About the office
The Ohio State University established the position of faculty ombudsman in 2010 to deal with faculty concerns and complaints. According to Ohio State university rules (3335-5-45.3), the responsibilities of the faculty ombudsman include:
- Serve as an advisor to faculty to assist them in determining the viability of their complaints and issues.
- Direct faculty to appropriate offices, committees, and university rules and policies.
- Serve when appropriate as an informal mediator of early-stage complaints, to mediate as an impartial party rather than as an advocate for faculty involved in complaints.
Sally V. Rudmann, PhD
School of Health and Rehabilitation Sciences
Office: 378 Bricker Hall, 190 N. Oval Mall, Columbus campus
E-mail (preferred): email@example.com
Alternate email: Rudmann.firstname.lastname@example.org
NOTE: Sensitive or confidential content should NOT be emailed.
Phone (alt. contact): 614-292-2240
After serving in a number of technical and administrative roles as a Clinical Laboratory Scientist and specialist in transfusion medicine, Dr. Rudmann joined the faculty of the School of Allied Medical Professions, College of Medicine in 1983. She maintained an active research program investigating expert problem solving and medical error, and her research in immunohematology and transfusion is widely published in books, book chapters and peer-reviewed journals. Dr. Rudmann taught and advised undergraduate-professional and graduate students and served as the Division Director for the Medical Technology Division and as Program Director for the Medical Laboratory Science accredited program.
Dr. Rudmann was actively involved in service at the university and at the local and national levels in her professional organization (American Association of Blood Banks). Dr. Rudmann represented the College of Medicine in the University Senate, where she served on a number of committees including Steering Committee, Rules Committee, and Committee on Academic Freedom and Responsibility (CAFR). In addition, Dr. Rudmann was elected to Chair of Faculty Council and also served as the Secretary of the Faculty. Dr. Rudmann received a number of recognitions for her teaching and service including the College of Medicine Excellence in Teaching Award and the university-wide Faculty Award for Distinguished University Service.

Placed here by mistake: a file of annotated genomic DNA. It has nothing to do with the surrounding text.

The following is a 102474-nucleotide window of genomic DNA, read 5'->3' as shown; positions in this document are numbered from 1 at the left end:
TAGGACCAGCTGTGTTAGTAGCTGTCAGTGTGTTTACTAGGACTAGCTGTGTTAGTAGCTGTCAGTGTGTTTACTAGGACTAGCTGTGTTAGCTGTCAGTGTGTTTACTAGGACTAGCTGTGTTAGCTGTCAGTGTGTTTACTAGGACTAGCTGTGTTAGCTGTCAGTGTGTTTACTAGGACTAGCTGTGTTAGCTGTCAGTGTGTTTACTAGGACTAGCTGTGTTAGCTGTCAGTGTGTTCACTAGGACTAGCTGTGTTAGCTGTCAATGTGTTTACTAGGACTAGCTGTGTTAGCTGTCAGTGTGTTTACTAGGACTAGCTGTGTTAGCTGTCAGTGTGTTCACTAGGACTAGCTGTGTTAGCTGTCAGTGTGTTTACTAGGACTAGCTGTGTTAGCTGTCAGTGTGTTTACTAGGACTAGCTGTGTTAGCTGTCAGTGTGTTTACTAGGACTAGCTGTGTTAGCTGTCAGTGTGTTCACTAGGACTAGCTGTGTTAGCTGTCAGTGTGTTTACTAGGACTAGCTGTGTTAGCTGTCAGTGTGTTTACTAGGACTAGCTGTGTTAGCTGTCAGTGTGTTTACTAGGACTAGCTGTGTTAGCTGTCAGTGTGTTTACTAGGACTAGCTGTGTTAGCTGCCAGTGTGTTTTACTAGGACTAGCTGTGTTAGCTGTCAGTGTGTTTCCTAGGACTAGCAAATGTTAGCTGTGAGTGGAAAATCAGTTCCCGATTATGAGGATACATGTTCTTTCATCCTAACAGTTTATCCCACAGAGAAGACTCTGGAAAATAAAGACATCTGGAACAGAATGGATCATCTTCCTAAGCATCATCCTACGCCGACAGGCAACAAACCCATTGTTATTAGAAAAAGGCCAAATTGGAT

She earned a BA in natural science from Russell Sage College, an MS in microbiology and immunology from Wright State University and a PhD in health education from The Ohio State University.
Dr. Rudmann, a member of the Emeritus Academy, is a Professor Emeritus in the School of Health and Rehabilitation Sciences.
The Ohio State faculty ombudsman operates according to the standards of practice of the International Ombudsman Association (IOA). These include:
Though the faculty ombudsman reports annually to the Faculty Council and Office of Academic Affairs, the ombudsman functions independently of all university offices, and neither represents the university administration nor any individual.
Neutrality and impartiality
The ombudsman does not take sides and remains neutral. The ombudsman is not an advocate for faculty or for the university, but rather, acts as a facilitator and is even-handed. The ombudsman does not have the power to change decisions, but can advise, refer, review, and/or persuade as a neutral and impartial agent. The ombudsman promotes fair practices and fosters integrity and timeliness in the administration of university policies and practices that affect faculty.
To the extent permitted by law, conversations with the faculty ombudsman are confidential except where there appears to be imminent risk of serious harm, where harassment or other illegal activity may be involved, and where there is no other reasonable option.
Meeting with the faculty ombudsman is an informal and off-the-record process, which includes such means as: listening, providing and receiving information, identifying and reframing issues, and developing a range of responsible options. The faculty ombudsman pursues resolution of concerns and looks into procedural irregularities and/or broader systemic problems. The faculty ombudsman does not make binding decisions. The ombudsman, as an informal resource, does not participate in any university adjudicative or administrative hearing, process, or procedure related to concerns brought to their attention.
The modern use of the term began in Sweden with the Swedish Parliamentary Ombudsman, instituted to safeguard the rights of citizens by establishing a supervisory agency independent of the executive branch. Currently, more than 200 colleges and universities have ombudsman offices.